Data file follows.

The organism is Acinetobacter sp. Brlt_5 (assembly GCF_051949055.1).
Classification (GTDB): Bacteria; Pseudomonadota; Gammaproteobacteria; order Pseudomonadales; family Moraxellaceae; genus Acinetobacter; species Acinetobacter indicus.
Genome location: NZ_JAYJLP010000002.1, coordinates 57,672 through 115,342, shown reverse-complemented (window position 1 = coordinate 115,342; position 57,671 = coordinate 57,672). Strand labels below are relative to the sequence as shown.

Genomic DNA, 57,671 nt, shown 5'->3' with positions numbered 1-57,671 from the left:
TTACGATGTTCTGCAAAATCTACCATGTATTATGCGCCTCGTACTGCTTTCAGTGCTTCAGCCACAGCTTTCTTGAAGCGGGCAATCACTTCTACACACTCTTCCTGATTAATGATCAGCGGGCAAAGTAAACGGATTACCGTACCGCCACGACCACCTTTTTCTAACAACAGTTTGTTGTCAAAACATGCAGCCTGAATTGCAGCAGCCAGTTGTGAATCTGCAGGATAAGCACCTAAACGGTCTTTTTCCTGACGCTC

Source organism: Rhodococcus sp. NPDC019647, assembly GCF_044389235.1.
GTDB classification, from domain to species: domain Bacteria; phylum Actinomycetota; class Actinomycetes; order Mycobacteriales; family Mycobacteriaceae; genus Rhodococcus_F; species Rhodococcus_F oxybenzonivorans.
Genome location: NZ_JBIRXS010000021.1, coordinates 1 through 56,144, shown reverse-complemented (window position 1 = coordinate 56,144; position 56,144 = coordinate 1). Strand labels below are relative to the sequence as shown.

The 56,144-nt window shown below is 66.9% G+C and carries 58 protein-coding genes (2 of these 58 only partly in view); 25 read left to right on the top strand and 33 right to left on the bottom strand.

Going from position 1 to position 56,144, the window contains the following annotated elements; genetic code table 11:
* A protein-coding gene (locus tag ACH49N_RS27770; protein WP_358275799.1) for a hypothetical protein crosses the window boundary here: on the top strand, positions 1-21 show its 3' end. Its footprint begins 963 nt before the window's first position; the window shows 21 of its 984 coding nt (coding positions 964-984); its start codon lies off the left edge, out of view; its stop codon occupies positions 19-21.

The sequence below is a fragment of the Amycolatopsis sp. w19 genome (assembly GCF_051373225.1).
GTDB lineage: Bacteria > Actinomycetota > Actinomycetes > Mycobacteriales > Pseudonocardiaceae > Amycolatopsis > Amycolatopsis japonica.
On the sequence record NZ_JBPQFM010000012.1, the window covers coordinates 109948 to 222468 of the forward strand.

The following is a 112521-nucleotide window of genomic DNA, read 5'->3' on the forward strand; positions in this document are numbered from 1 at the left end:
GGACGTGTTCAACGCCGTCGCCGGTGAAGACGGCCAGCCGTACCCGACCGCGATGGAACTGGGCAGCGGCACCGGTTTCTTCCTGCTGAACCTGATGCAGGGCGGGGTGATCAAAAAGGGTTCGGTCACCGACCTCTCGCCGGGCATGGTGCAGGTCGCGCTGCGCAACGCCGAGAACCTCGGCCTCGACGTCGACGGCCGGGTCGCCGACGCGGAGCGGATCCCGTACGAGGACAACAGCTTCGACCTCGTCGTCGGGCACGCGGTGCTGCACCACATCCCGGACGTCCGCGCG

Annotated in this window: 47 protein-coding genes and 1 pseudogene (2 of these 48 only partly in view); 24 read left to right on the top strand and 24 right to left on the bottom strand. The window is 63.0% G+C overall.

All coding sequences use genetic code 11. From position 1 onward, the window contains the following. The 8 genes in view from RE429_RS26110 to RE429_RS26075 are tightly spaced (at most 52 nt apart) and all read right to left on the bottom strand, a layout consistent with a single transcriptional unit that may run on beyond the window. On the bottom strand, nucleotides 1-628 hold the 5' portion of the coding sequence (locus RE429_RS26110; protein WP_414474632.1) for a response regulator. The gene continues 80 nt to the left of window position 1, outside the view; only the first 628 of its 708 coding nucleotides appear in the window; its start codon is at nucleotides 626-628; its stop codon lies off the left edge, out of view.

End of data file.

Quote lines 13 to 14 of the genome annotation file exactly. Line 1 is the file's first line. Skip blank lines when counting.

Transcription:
GTDB lineage: Bacteria > Actinomycetota > Actinomycetes > Mycobacteriales > Pseudonocardiaceae > Amycolatopsis > Amycolatopsis japonica.
On the sequence record NZ_JBPQFM010000012.1, the window covers coordinates 109948 to 222468 of the forward strand.